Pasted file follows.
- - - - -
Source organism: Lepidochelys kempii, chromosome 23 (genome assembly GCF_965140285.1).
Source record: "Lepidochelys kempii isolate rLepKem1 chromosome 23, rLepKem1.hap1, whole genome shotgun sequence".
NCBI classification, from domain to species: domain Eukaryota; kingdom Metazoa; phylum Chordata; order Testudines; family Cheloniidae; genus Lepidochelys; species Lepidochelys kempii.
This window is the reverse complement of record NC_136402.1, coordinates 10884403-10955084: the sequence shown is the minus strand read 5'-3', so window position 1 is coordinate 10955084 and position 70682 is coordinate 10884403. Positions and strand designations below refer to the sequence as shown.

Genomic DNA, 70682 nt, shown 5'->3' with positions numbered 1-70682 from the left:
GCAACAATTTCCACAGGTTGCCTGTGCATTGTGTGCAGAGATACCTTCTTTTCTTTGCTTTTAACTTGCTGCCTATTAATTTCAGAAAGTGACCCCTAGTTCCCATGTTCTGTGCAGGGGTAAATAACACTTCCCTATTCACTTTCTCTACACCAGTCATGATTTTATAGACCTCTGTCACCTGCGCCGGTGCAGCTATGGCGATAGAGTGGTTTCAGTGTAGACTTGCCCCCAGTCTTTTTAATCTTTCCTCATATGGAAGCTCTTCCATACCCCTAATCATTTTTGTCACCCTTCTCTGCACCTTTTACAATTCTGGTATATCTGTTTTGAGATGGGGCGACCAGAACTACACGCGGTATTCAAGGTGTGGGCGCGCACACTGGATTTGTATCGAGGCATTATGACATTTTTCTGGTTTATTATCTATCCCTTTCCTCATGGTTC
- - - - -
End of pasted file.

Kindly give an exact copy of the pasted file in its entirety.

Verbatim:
Source organism: Lepidochelys kempii, chromosome 23 (genome assembly GCF_965140285.1).
Source record: "Lepidochelys kempii isolate rLepKem1 chromosome 23, rLepKem1.hap1, whole genome shotgun sequence".
NCBI classification, from domain to species: domain Eukaryota; kingdom Metazoa; phylum Chordata; order Testudines; family Cheloniidae; genus Lepidochelys; species Lepidochelys kempii.
This window is the reverse complement of record NC_136402.1, coordinates 10884403-10955084: the sequence shown is the minus strand read 5'-3', so window position 1 is coordinate 10955084 and position 70682 is coordinate 10884403. Positions and strand designations below refer to the sequence as shown.

Genomic DNA, 70682 nt, shown 5'->3' with positions numbered 1-70682 from the left:
GCAACAATTTCCACAGGTTGCCTGTGCATTGTGTGCAGAGATACCTTCTTTTCTTTGCTTTTAACTTGCTGCCTATTAATTTCAGAAAGTGACCCCTAGTTCCCATGTTCTGTGCAGGGGTAAATAACACTTCCCTATTCACTTTCTCTACACCAGTCATGATTTTATAGACCTCTGTCACCTGCGCCGGTGCAGCTATGGCGATAGAGTGGTTTCAGTGTAGACTTGCCCCCAGTCTTTTTAATCTTTCCTCATATGGAAGCTCTTCCATACCCCTAATCATTTTTGTCACCCTTCTCTGCACCTTTTACAATTCTGGTATATCTGTTTTGAGATGGGGCGACCAGAACTACACGCGGTATTCAAGGTGTGGGCGCGCACACTGGATTTGTATCGAGGCATTATGACATTTTTCTGGTTTATTATCTATCCCTTTCCTCATGGTTC